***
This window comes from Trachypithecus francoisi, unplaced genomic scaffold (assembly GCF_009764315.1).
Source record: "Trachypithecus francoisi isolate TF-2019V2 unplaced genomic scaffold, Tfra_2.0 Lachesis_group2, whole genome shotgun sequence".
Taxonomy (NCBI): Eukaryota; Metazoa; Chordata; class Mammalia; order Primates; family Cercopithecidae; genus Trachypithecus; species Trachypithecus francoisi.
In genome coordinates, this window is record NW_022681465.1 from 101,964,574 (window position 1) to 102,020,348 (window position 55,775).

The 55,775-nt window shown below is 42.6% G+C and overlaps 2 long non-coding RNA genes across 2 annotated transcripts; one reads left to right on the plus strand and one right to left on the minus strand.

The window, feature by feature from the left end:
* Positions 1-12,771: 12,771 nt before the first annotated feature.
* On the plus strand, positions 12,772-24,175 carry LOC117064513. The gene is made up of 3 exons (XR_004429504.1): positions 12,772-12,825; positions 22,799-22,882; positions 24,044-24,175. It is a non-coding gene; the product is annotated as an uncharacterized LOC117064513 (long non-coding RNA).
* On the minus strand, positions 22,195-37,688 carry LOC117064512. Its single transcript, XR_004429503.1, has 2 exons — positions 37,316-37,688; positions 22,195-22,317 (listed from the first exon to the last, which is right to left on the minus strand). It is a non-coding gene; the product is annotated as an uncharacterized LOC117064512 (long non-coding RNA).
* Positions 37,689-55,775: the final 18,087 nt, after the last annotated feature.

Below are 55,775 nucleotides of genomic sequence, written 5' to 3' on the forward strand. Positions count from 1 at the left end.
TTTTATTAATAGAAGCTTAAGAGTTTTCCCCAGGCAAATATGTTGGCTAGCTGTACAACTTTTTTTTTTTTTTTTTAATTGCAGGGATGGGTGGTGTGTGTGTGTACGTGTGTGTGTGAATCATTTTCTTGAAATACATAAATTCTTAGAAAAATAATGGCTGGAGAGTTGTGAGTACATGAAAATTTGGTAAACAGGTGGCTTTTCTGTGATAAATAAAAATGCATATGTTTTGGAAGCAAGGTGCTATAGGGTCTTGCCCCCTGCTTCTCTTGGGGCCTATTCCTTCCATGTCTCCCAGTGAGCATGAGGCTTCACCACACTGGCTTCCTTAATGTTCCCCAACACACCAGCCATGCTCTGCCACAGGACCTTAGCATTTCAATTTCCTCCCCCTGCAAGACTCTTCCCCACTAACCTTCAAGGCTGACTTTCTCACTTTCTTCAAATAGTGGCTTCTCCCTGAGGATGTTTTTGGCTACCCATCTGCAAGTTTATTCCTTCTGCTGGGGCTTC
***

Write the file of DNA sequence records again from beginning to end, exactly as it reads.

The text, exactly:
This window comes from Trachypithecus francoisi, unplaced genomic scaffold (assembly GCF_009764315.1).
Source record: "Trachypithecus francoisi isolate TF-2019V2 unplaced genomic scaffold, Tfra_2.0 Lachesis_group2, whole genome shotgun sequence".
Taxonomy (NCBI): Eukaryota; Metazoa; Chordata; class Mammalia; order Primates; family Cercopithecidae; genus Trachypithecus; species Trachypithecus francoisi.
In genome coordinates, this window is record NW_022681465.1 from 101,964,574 (window position 1) to 102,020,348 (window position 55,775).

The 55,775-nt window shown below is 42.6% G+C and overlaps 2 long non-coding RNA genes across 2 annotated transcripts; one reads left to right on the plus strand and one right to left on the minus strand.

The window, feature by feature from the left end:
* Positions 1-12,771: 12,771 nt before the first annotated feature.
* On the plus strand, positions 12,772-24,175 carry LOC117064513. The gene is made up of 3 exons (XR_004429504.1): positions 12,772-12,825; positions 22,799-22,882; positions 24,044-24,175. It is a non-coding gene; the product is annotated as an uncharacterized LOC117064513 (long non-coding RNA).
* On the minus strand, positions 22,195-37,688 carry LOC117064512. Its single transcript, XR_004429503.1, has 2 exons — positions 37,316-37,688; positions 22,195-22,317 (listed from the first exon to the last, which is right to left on the minus strand). It is a non-coding gene; the product is annotated as an uncharacterized LOC117064512 (long non-coding RNA).
* Positions 37,689-55,775: the final 18,087 nt, after the last annotated feature.

Below are 55,775 nucleotides of genomic sequence, written 5' to 3' on the forward strand. Positions count from 1 at the left end.
TTTTATTAATAGAAGCTTAAGAGTTTTCCCCAGGCAAATATGTTGGCTAGCTGTACAACTTTTTTTTTTTTTTTTTAATTGCAGGGATGGGTGGTGTGTGTGTGTACGTGTGTGTGTGAATCATTTTCTTGAAATACATAAATTCTTAGAAAAATAATGGCTGGAGAGTTGTGAGTACATGAAAATTTGGTAAACAGGTGGCTTTTCTGTGATAAATAAAAATGCATATGTTTTGGAAGCAAGGTGCTATAGGGTCTTGCCCCCTGCTTCTCTTGGGGCCTATTCCTTCCATGTCTCCCAGTGAGCATGAGGCTTCACCACACTGGCTTCCTTAATGTTCCCCAACACACCAGCCATGCTCTGCCACAGGACCTTAGCATTTCAATTTCCTCCCCCTGCAAGACTCTTCCCCACTAACCTTCAAGGCTGACTTTCTCACTTTCTTCAAATAGTGGCTTCTCCCTGAGGATGTTTTTGGCTACCCATCTGCAAGTTTATTCCTTCTGCTGGGGCTTC